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Jesús Rodríguez for This is Angular

Posted on • Originally published at angular-tips.com

Unit Testing - Pipes

(To follow along, download the project from Github and use the master branch).

In the following sections we are going to develop a Calendar. It will allow us to see the current month or navigate to an specific date. As mentioned in the introduction, the Calendar is cumbersome to manually test. We need to check the current month to see that we don't have repeated or missing days. We need to check that the algorithm doesn't degrade if we generate a Calendar for a date in the future. We also need to check that the February of a leap and non leap years is generated correctly as well. Sounds like a waste of time in my book.

The first thing we are going to develop is the Calendar's header. We give it a date and we get something like September of 2021. Yes, we are speaking about a pipe here.

Pipes are the easiest component in Angular and they are also the easiest to test.

We are going to follow a TDD approach in this tutorials, so let's open our calendar.spec.ts and code a basic skeleton.

File: libs/calendar/src/calendar.pipe.spec.ts:

import { CalendarPipe } from './calendar.pipe';

describe('CalendarPipe', () => {
  let pipe: CalendarPipe;

  beforeEach(() => {
    pipe = new CalendarPipe();
  });
});
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Here we are importing our pipe and creating an instance before each test. Let's code one test:

File: libs/calendar/src/calendar.pipe.spec.ts:

import { CalendarPipe } from './calendar.pipe';

describe('CalendarPipe', () => {
  let pipe: CalendarPipe;

  beforeEach(() => {
    pipe = new CalendarPipe();
  });

  it('transforms 2021/06 to "June of 2021"', () => {
    expect(pipe.transform('2021/06')).toBe('June of 2021');
  });
});
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We defined our API for this pipe in the test. We use a string with the date and it returns us another string with the date in English.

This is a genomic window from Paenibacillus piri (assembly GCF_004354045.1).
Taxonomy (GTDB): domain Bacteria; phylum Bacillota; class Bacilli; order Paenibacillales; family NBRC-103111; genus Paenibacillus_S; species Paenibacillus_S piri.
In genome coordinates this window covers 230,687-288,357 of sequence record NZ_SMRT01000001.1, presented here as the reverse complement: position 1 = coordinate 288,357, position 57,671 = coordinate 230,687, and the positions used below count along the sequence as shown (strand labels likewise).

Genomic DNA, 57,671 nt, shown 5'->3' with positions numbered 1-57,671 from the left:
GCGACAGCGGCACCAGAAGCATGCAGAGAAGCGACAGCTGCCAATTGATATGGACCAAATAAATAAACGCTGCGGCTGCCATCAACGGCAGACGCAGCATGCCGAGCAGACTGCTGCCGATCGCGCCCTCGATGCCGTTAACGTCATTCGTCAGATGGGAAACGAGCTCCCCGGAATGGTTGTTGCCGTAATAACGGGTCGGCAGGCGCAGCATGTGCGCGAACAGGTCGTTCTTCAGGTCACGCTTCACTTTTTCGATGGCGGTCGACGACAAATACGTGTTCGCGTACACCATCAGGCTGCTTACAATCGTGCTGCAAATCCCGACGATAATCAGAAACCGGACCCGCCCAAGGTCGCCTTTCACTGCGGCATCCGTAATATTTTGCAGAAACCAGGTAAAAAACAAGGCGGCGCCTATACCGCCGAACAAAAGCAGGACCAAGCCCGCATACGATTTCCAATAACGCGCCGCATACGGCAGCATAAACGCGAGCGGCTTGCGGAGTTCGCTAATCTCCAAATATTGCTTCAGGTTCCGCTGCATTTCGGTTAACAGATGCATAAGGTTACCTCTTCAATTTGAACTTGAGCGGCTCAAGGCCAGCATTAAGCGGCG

Note: To run the test, type: npm run test:all -- --watch so it runs all tests and enables watch mode.

This obviously fails. Even when our pipe exists, it just returns null.

first test fails

Let's code it:

File: libs/calendar/src/calendar.pipe.ts:

import { Pipe, PipeTransform } from '@angular/core';

@Pipe({
  name: 'calendar',
})
export class CalendarPipe implements PipeTransform {
  transform(value: string): string {
    const dateParts = value.split('/');

    const date = new Date(+dateParts[0], +dateParts[1]);

    return `${date.toLocaleDateString('en-us', { month: 'long'})} of ${date.getFullYear()}`;
  }
}
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We split the date in two strings that we use to create a new date object. Then we construct a string out of it. The test pass correctly:

first test still fails

Ah, it doesn't.

...

Oh, I see, dates in Javascript are 0 based, so if we send 06 it means July and not June. Since it is a good practice to provide an easy API, we are going to modify our code so the API is not 0-based.

File: libs/calendar/src/calendar.pipe.ts:

transform(value: string): string {
  const dateParts = value.split('/');

  const date = new Date(+dateParts[0], +dateParts[1] - 1);

  return `${date.toLocaleDateString('en-us', { month: 'long'})} of ${date.getFullYear()}`;
}
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first test pass

Much better.

Fun fact: This API is quite odd. Having to split a string in two, cast the strings into numbers and then create a date object is well, not too smart. As we follow through this course, we will see many times that this API is horrible. This is a good proof that a well tested code doesn't imply that it is better or easier to use. It just means that it works as expected.

With our first test working, let's use the API in other ways to see if it behaves:

File: libs/calendar/src/calendar.pipe.ts:

it('transforms 2040/8 to "August of 2040"', () => {
  expect(pipe.transform('2040/8')).toBe('August of 2040');
});
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second test pass

Without the extra 0, it still works as expected.

What happens if we pass a malformed date?

File: libs/calendar/src/calendar.pipe.ts:

it('transforms 2021 to "Unknown date"', () => {
  expect(pipe.transform('2021')).toBe('Unknown Date');
});
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third test fail

Invalid Date of NaN. Yeah, that is what I get when I input my holidays. Jokes aside, let's fix that:

File: libs/calendar/src/calendar.pipe.ts:

import { Pipe, PipeTransform } from '@angular/core';

@Pipe({
  name: 'calendar'
})
export class CalendarPipe implements PipeTransform {
  transform(value: string): string {
    const dateParts = value.split('/');

    if (dateParts.length !== 2) { return 'Unknown Date'; }

    const date = new Date(+dateParts[0], +dateParts[1] - 1);

    return `${date.toLocaleDateString('en-us', { month: 'long' })} of ${date.getFullYear()}`;
  }
}
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We simply check if the string is malformed and if so, we return an error string.

all test pass

Conclusions

Testing pipes is really easy. It is not any different to our Calculator example. We instantiate it, we write some tests and that is it.

Next, we will code our Calendar's heart, the service.

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